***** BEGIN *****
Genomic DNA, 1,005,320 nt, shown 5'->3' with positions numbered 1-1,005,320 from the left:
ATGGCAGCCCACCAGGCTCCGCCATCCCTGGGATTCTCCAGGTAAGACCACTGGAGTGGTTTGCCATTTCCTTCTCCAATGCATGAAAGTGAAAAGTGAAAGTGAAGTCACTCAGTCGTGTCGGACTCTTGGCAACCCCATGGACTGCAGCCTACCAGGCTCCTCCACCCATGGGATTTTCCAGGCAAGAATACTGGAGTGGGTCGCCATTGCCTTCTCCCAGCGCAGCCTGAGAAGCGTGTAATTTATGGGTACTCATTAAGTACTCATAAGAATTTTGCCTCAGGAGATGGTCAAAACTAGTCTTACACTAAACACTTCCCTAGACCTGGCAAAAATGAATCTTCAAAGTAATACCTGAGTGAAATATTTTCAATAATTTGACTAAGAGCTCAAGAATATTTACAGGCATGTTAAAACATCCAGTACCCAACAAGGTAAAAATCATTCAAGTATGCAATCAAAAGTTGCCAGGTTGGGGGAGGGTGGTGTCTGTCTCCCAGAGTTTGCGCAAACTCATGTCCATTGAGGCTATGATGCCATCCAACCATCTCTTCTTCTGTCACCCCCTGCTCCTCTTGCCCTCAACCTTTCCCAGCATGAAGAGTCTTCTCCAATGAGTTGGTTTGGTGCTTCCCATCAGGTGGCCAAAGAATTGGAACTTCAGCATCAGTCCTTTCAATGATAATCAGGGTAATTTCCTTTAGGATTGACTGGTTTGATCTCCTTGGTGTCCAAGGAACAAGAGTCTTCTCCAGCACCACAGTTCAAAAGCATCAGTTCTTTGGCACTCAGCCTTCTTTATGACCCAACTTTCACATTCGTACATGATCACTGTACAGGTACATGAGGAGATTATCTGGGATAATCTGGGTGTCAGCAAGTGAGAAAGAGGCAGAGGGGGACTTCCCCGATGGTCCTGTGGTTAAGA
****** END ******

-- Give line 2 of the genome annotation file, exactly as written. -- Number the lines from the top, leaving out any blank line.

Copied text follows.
ATGGCAGCCCACCAGGCTCCGCCATCCCTGGGATTCTCCAGGTAAGACCACTGGAGTGGTTTGCCATTTCCTTCTCCAATGCATGAAAGTGAAAAGTGAAAGTGAAGTCACTCAGTCGTGTCGGACTCTTGGCAACCCCATGGACTGCAGCCTACCAGGCTCCTCCACCCATGGGATTTTCCAGGCAAGAATACTGGAGTGGGTCGCCATTGCCTTCTCCCAGCGCAGCCTGAGAAGCGTGTAATTTATGGGTACTCATTAAGTACTCATAAGAATTTTGCCTCAGGAGATGGTCAAAACTAGTCTTACACTAAACACTTCCCTAGACCTGGCAAAAATGAATCTTCAAAGTAATACCTGAGTGAAATATTTTCAATAATTTGACTAAGAGCTCAAGAATATTTACAGGCATGTTAAAACATCCAGTACCCAACAAGGTAAAAATCATTCAAGTATGCAATCAAAAGTTGCCAGGTTGGGGGAGGGTGGTGTCTGTCTCCCAGAGTTTGCGCAAACTCATGTCCATTGAGGCTATGATGCCATCCAACCATCTCTTCTTCTGTCACCCCCTGCTCCTCTTGCCCTCAACCTTTCCCAGCATGAAGAGTCTTCTCCAATGAGTTGGTTTGGTGCTTCCCATCAGGTGGCCAAAGAATTGGAACTTCAGCATCAGTCCTTTCAATGATAATCAGGGTAATTTCCTTTAGGATTGACTGGTTTGATCTCCTTGGTGTCCAAGGAACAAGAGTCTTCTCCAGCACCACAGTTCAAAAGCATCAGTTCTTTGGCACTCAGCCTTCTTTATGACCCAACTTTCACATTCGTACATGATCACTGTACAGGTACATGAGGAGATTATCTGGGATAATCTGGGTGTCAGCAAGTGAGAAAGAGGCAGAGGGGGACTTCCCCGATGGTCCTGTGGTTAAGA